He has taken a jump out of his comfort zone – but former Newcastle United and Kilmarnock man Lee Clark is loving life in Sudan.
The Newcastle United hero is known in Ayrshire for his year-long stint at Killie between February 2016 and 2017. His latest management gig is with Sudanese side Al-Merrikh SC, who have won the last two titles in Sudan’s top flight and also compete in the African and Arabic versions of the Champions League.
With a demanding fanbase, the former Newcastle United and Kilmarnock figure has told NTOF of how he’s taken to his new challenge: “I was looking for an opportunity abroad. It’s always been something I have wanted to do since I got into coaching, it’s always been my plan.
“I had an opportunity in Europe a few years ago but couldn’t take it due to my father’s ill health. I didn’t want to be overseas then but this one came up. I looked at the club, what it’s about. They compete in the Champions League and when Covid-19 restrictions are away, it’s 43,000 fans full-house.
“The fans are very, very passionate and it’s one of the top five clubs in Africa. I thought, why not? It’s a different experience and a different culture, I am really enjoying it. I am loving it, I am back on the grass coaching.
“I have a passion for football. Our domestic aim is to win the league and we have two difficult games left in the Champions League. We’ll try and win them and see what happens. We’ve got the Arab Champions League to compete in too so there’s lots of potential excitement so we are positive.”
While at Kilmarnock, Clark did plenty of wheeling and dealing, particularly in the loan market. Celtic defender Kristoffer Ajer, Newcastle United’s Sean Longstaff and Swansea City’s Toon loanee Freddie Woodman were all brought to the club.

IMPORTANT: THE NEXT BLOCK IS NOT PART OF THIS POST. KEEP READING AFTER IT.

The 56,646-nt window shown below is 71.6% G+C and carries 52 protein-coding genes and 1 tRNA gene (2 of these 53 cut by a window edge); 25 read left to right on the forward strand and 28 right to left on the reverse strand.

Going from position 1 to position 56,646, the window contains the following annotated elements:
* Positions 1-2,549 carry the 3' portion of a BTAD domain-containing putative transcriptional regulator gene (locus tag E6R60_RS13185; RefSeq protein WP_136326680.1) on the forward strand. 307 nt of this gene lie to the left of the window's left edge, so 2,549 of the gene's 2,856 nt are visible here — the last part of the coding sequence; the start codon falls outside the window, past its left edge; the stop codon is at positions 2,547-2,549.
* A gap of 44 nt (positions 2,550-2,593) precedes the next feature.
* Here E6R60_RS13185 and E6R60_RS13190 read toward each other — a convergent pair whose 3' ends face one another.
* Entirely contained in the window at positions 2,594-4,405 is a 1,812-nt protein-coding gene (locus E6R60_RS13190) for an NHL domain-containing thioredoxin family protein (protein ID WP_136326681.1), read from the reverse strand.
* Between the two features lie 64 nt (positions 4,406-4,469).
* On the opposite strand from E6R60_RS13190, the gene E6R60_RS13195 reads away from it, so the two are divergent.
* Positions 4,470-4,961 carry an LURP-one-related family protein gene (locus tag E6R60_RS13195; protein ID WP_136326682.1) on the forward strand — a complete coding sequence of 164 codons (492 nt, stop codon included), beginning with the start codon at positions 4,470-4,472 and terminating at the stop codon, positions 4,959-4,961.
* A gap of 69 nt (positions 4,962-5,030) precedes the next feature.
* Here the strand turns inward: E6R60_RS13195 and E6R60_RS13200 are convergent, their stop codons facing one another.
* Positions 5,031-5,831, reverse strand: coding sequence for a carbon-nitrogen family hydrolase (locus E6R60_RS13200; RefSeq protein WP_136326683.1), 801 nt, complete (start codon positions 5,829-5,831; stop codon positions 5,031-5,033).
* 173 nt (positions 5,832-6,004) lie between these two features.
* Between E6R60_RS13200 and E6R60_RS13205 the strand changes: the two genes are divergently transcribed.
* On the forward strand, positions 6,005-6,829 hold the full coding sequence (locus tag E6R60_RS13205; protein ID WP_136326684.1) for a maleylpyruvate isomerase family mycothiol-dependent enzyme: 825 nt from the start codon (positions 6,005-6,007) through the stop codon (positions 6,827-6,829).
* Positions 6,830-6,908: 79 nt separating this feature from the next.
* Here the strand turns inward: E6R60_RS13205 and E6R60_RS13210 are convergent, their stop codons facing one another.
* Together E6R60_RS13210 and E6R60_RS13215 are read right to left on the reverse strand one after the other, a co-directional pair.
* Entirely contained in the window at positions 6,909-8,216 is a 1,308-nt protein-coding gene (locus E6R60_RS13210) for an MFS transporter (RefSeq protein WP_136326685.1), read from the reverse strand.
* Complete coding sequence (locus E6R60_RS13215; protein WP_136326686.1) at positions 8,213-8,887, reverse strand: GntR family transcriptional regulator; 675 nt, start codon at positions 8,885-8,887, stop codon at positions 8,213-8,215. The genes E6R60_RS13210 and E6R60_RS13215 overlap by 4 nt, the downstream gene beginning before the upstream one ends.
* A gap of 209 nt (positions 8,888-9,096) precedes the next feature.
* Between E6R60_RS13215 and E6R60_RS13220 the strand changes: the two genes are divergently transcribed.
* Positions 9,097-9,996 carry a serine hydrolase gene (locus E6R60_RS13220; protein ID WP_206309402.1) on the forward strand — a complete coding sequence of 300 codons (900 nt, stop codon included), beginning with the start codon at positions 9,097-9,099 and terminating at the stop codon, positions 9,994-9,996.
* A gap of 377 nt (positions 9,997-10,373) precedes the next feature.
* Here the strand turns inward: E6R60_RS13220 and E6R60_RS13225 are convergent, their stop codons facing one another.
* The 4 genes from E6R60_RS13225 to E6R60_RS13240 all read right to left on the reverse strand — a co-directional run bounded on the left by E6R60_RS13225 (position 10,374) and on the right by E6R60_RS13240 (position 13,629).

Jordan Jones was signed also while academy graduate Greg Taylor was handed his senior debut by Clark, going on to make Killie seven-figures last season as he moved to Celtic. Those players are worth millions, Clark proud of his recruitment.
He said: “I gave Greg Taylor his chance and the rest is history. He’s become a full international, he’s playing for Celtic and that proved to be the right thing to do. It allowed me to see him in first-team football. He had the ability and mentality.
“I brought Jordan Jones in for free and he got his big move to Rangers. There were some successes, there were some that weren’t. There were a lot of loans and some of them have proven since then that they are top players.
“Some of them ruffled a few feathers, especially the Freddie Woodman one. We had Jamie MacDonald who had been in Scotland for a long time but it doesn’t matter the situation. If you have a chance to make your team better, you should never turn it down.
“Woodman was a World Cup U20s winner, he’s doing so well for Swansea City now, and lots of Premier League clubs are after him. He improved the goalkeeping department, whereas Sean Longstaff and Kristoffer Ajer were instrumental.
“We did some great deals. You could be pushing that £100 million mark (for the players mentioned) without a doubt. We had a high-success rate, you won’t get 100% in the market we are in. There were plenty of positives.”
Kilmarnock are currently fighting for Scottish Premiership survival under Clark’s former Newcastle United and Norwich City colleague Tommy Wright, the former Rugby Park boss backing the current one for success.
Clark explained: “I think Tommy inherited a far better squad than the one I did. The 4-1 result against Motherwell will give them so much confidence. Having Tommy as the manager, who is a former colleague of mine, there’s a strong allegiance for me there.
“They couldn’t have picked a better manager. He’s taken St Johnstone out of a similar position a couple of times but he also built teams that became success, regularly in the top six. He will get the results in the split that means they won’t need to worry about relegation.”
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